Alexxis Powell 0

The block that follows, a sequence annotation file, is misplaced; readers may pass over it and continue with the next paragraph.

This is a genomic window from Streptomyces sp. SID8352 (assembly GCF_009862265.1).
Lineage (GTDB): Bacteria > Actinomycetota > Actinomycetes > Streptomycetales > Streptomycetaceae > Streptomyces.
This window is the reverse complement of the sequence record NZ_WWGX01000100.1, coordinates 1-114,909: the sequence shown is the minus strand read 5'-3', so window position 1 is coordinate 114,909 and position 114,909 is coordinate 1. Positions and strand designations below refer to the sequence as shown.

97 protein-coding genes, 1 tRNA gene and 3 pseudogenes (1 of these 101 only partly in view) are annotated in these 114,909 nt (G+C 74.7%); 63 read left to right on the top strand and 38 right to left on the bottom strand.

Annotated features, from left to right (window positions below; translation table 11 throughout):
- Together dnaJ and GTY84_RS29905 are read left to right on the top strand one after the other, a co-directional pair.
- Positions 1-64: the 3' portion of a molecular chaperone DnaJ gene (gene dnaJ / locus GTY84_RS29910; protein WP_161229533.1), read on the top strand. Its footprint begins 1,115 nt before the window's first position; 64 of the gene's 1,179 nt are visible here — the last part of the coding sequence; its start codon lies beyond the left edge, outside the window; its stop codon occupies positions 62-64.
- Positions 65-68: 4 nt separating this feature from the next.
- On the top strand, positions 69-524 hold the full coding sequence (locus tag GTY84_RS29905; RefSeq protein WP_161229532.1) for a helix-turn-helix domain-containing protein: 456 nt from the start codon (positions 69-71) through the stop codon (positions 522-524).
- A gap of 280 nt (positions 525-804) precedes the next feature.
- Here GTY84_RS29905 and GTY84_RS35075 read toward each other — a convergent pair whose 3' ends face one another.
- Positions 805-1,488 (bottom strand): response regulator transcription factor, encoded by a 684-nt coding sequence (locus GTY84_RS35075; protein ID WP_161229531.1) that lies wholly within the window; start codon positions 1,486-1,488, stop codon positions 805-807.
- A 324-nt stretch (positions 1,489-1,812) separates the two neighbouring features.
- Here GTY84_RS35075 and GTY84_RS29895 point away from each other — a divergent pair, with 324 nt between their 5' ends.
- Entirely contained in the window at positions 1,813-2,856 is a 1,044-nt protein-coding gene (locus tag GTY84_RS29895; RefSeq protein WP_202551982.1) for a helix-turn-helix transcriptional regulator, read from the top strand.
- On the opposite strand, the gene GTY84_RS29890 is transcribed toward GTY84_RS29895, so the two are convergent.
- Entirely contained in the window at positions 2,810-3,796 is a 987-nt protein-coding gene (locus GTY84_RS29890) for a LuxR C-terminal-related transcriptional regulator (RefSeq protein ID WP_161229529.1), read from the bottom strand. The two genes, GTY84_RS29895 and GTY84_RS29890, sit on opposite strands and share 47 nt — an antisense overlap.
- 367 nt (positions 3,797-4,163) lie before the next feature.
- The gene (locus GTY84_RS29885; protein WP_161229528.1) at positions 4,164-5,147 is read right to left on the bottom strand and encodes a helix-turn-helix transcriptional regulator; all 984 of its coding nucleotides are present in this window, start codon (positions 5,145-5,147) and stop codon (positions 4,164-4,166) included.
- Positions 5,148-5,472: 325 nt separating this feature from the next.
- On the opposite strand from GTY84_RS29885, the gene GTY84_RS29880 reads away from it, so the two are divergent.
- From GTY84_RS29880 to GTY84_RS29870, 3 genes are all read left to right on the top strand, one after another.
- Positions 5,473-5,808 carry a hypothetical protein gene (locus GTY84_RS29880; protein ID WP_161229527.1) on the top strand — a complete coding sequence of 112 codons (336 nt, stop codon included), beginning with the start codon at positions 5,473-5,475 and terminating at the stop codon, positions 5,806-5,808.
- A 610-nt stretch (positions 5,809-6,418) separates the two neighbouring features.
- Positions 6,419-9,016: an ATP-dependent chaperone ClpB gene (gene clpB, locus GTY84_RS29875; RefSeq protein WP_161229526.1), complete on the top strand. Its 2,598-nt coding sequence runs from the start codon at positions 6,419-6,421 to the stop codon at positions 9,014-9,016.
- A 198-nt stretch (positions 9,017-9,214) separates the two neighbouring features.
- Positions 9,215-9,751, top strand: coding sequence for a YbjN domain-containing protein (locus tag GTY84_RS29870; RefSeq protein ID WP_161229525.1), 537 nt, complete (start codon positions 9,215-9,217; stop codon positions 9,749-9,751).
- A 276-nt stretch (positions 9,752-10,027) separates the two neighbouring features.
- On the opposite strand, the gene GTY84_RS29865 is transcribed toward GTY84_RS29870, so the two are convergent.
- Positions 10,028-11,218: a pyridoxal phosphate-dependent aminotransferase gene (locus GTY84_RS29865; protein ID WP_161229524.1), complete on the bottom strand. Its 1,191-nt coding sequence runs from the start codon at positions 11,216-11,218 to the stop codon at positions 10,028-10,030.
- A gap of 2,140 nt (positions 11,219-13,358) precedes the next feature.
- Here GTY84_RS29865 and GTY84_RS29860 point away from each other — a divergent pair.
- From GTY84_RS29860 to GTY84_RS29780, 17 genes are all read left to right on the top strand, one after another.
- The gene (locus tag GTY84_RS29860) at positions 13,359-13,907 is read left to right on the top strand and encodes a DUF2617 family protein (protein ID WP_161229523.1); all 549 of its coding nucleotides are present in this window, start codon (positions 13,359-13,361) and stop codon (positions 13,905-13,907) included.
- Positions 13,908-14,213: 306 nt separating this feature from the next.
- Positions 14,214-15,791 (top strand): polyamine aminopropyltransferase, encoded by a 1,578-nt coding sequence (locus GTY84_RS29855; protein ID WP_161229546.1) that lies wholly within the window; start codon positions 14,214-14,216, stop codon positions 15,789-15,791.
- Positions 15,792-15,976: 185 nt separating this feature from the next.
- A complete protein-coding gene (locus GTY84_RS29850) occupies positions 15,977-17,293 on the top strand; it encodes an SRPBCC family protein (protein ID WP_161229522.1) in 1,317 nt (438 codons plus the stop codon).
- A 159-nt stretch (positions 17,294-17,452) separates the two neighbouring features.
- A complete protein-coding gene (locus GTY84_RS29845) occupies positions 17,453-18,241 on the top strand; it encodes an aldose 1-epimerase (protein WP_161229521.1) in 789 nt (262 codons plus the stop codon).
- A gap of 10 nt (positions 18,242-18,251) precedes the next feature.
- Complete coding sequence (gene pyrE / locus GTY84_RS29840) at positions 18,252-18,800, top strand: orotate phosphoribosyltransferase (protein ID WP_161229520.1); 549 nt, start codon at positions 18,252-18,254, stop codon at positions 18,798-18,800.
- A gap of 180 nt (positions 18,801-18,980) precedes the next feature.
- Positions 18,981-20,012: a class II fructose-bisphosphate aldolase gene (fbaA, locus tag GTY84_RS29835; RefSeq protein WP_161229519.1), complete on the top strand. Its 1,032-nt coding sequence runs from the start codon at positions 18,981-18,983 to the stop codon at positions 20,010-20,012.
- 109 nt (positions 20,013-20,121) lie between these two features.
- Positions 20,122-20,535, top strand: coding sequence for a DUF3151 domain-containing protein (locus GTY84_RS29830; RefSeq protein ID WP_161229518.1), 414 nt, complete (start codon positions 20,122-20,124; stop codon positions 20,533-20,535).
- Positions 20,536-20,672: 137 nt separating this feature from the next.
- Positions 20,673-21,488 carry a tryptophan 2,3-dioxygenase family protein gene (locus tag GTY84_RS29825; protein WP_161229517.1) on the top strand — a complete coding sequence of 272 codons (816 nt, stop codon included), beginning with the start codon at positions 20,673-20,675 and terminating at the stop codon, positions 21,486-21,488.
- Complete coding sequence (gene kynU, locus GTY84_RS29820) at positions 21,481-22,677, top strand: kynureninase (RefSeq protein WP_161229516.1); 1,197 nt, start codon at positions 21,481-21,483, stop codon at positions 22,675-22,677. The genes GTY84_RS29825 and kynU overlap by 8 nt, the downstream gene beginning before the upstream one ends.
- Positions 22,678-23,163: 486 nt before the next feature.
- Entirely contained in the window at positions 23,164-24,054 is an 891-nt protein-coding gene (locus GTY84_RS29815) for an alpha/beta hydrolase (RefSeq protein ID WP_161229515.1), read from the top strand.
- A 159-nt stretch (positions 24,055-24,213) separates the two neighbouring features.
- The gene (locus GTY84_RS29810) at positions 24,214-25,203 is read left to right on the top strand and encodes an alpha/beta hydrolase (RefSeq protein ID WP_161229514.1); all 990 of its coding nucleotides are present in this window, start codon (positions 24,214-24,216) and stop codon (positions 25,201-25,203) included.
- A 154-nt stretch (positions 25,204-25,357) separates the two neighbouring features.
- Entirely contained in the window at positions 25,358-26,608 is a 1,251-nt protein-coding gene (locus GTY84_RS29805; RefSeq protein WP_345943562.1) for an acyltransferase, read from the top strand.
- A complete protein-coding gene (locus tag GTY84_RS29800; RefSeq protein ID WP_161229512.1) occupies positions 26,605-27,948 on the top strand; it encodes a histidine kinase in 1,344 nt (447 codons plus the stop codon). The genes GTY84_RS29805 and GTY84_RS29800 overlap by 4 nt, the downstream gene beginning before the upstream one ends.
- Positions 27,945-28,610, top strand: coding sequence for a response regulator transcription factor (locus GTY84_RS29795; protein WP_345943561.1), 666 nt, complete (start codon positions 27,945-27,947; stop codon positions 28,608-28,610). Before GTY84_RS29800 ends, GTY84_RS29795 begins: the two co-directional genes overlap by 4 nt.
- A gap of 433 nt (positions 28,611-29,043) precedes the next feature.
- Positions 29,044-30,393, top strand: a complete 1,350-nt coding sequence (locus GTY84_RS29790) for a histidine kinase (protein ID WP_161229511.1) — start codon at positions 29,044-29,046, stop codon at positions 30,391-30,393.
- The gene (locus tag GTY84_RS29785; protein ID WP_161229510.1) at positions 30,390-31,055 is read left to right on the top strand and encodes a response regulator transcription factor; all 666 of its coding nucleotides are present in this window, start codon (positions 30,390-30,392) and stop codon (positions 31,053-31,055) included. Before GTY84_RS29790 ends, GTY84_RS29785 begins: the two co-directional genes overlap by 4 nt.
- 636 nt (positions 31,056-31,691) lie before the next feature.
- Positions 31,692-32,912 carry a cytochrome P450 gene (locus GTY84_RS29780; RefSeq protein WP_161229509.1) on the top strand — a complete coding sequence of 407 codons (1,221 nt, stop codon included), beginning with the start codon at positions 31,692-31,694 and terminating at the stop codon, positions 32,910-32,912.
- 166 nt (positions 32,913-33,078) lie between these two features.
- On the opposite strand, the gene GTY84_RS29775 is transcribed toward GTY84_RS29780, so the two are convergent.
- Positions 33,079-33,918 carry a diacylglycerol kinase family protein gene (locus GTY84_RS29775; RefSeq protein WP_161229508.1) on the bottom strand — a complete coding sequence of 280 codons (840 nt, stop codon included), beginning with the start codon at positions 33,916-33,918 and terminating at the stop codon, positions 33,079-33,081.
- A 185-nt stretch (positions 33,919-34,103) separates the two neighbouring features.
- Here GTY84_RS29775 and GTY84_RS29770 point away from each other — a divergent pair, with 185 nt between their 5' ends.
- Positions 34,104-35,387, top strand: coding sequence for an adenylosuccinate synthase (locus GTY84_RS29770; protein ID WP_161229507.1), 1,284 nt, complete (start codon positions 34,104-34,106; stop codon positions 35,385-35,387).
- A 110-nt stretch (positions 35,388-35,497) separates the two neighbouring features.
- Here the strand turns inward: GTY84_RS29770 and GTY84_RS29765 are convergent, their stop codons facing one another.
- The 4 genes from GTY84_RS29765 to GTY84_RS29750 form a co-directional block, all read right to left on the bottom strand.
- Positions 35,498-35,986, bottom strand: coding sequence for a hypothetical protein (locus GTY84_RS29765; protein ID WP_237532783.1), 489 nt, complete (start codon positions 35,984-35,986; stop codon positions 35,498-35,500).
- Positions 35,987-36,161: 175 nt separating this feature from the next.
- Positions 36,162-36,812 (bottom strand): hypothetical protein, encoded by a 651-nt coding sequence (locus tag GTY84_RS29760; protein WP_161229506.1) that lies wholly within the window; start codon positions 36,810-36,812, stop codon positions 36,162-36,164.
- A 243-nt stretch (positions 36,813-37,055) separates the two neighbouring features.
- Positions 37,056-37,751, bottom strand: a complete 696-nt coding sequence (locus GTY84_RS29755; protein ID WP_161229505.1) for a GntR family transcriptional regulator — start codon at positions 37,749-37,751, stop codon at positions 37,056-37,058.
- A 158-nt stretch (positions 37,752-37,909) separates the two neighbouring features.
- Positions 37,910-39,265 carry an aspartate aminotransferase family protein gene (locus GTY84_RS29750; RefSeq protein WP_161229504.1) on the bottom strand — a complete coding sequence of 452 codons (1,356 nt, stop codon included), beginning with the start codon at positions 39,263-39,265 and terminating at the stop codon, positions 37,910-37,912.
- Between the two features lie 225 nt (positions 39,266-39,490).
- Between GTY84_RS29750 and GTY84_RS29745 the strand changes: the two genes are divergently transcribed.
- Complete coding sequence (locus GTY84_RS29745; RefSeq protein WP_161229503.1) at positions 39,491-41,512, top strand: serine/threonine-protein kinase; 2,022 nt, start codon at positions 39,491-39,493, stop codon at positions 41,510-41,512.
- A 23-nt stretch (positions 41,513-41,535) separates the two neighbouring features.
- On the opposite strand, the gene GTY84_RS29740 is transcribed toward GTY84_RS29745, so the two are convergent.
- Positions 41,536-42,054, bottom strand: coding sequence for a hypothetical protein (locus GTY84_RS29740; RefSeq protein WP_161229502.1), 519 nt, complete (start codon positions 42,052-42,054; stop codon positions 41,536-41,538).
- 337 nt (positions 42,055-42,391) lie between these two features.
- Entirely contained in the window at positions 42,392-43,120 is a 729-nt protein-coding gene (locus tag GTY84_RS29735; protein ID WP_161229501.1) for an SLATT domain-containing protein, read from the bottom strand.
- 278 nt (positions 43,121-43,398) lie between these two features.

Help Animals everywhere!